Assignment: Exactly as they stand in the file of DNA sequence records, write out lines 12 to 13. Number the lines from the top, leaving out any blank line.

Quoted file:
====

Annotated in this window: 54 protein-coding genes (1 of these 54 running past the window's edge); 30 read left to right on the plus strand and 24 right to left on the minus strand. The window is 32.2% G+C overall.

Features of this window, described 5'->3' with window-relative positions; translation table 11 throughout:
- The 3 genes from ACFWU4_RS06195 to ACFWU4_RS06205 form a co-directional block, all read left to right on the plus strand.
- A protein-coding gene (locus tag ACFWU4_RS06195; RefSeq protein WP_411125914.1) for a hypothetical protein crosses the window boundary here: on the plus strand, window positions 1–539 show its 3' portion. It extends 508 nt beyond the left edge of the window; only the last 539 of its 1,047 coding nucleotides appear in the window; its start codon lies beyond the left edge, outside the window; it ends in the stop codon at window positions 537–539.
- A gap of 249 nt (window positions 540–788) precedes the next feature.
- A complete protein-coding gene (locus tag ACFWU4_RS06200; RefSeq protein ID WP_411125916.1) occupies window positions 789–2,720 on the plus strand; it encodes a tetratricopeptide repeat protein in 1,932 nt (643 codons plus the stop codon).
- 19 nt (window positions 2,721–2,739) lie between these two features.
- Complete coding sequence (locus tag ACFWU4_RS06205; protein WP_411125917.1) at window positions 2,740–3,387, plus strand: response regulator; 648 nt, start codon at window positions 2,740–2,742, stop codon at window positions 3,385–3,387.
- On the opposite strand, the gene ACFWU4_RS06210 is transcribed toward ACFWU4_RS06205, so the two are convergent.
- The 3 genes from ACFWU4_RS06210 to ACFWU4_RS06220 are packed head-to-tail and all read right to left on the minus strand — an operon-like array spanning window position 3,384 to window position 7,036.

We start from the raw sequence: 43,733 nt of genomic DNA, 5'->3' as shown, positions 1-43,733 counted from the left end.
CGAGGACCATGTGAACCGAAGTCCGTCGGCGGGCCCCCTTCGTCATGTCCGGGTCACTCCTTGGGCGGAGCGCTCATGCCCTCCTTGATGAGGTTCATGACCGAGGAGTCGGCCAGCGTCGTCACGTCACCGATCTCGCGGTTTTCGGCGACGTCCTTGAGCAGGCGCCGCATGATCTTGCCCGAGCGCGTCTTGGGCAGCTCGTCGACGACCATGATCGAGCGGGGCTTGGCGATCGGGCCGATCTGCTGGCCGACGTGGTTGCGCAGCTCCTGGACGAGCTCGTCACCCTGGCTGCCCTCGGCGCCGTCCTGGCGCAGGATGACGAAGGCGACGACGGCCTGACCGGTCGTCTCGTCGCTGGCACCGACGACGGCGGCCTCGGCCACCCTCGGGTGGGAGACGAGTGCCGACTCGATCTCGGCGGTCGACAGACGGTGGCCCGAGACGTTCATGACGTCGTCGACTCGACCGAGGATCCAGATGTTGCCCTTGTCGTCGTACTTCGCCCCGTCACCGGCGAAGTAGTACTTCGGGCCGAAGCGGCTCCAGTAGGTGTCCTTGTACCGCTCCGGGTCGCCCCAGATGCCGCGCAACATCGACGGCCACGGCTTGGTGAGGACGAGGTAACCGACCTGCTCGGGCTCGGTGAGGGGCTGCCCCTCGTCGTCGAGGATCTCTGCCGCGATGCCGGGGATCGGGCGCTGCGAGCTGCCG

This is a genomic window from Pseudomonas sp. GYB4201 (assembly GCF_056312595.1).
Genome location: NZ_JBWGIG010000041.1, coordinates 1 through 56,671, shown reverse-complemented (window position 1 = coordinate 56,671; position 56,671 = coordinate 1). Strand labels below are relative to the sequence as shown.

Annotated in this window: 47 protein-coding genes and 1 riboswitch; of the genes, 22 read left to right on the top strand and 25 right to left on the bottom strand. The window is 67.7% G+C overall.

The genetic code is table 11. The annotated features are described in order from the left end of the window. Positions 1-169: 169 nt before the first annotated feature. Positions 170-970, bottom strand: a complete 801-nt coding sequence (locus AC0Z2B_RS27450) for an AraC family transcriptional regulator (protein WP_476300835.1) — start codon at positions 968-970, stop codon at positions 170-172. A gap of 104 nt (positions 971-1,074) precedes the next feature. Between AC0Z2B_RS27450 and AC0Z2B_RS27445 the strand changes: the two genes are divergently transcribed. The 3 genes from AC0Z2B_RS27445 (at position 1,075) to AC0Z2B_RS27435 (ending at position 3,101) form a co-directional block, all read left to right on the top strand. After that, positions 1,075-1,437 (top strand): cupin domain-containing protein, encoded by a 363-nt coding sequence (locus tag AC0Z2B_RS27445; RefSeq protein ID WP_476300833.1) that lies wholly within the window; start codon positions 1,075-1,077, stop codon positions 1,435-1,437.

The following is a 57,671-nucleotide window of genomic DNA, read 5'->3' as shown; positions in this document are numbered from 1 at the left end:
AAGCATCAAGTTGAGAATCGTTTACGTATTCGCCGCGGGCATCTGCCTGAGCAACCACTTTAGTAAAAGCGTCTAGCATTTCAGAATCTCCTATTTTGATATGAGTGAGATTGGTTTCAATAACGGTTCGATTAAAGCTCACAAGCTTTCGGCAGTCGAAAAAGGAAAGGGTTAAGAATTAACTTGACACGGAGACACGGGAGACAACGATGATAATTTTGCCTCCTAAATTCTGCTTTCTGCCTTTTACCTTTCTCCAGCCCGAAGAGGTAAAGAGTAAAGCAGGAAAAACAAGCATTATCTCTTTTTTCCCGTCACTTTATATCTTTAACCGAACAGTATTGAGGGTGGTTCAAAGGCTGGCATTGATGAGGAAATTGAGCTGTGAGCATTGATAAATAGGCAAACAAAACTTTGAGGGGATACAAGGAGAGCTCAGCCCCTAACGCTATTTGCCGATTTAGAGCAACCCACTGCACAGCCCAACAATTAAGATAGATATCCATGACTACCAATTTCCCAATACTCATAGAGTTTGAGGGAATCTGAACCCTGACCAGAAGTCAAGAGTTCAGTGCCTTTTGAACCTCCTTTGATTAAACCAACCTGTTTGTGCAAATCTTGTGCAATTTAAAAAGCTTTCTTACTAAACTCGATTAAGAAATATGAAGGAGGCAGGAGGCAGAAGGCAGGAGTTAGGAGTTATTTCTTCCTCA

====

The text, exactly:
CGAGGACCATGTGAACCGAAGTCCGTCGGCGGGCCCCCTTCGTCATGTCCGGGTCACTCCTTGGGCGGAGCGCTCATGCCCTCCTTGATGAGGTTCATGACCGAGGAGTCGGCCAGCGTCGTCACGTCACCGATCTCGCGGTTTTCGGCGACGTCCTTGAGCAGGCGCCGCATGATCTTGCCCGAGCGCGTCTTGGGCAGCTCGTCGACGACCATGATCGAGCGGGGCTTGGCGATCGGGCCGATCTGCTGGCCGACGTGGTTGCGCAGCTCCTGGACGAGCTCGTCACCCTGGCTGCCCTCGGCGCCGTCCTGGCGCAGGATGACGAAGGCGACGACGGCCTGACCGGTCGTCTCGTCGCTGGCACCGACGACGGCGGCCTCGGCCACCCTCGGGTGGGAGACGAGTGCCGACTCGATCTCGGCGGTCGACAGACGGTGGCCCGAGACGTTCATGACGTCGTCGACTCGACCGAGGATCCAGATGTTGCCCTTGTCGTCGTACTTCGCCCCGTCACCGGCGAAGTAGTACTTCGGGCCGAAGCGGCTCCAGTAGGTGTCCTTGTACCGCTCCGGGTCGCCCCAGATGCCGCGCAACATCGACGGCCACGGCTTGGTGAGGACGAGGTAACCGACCTGCTCGGGCTCGGTGAGGGGCTGCCCCTCGTCGTCGAGGATCTCTGCCGCGATGCCGGGGATCGGGCGCTGCGAGCTGCCG

This is a genomic window from Pseudomonas sp. GYB4201 (assembly GCF_056312595.1).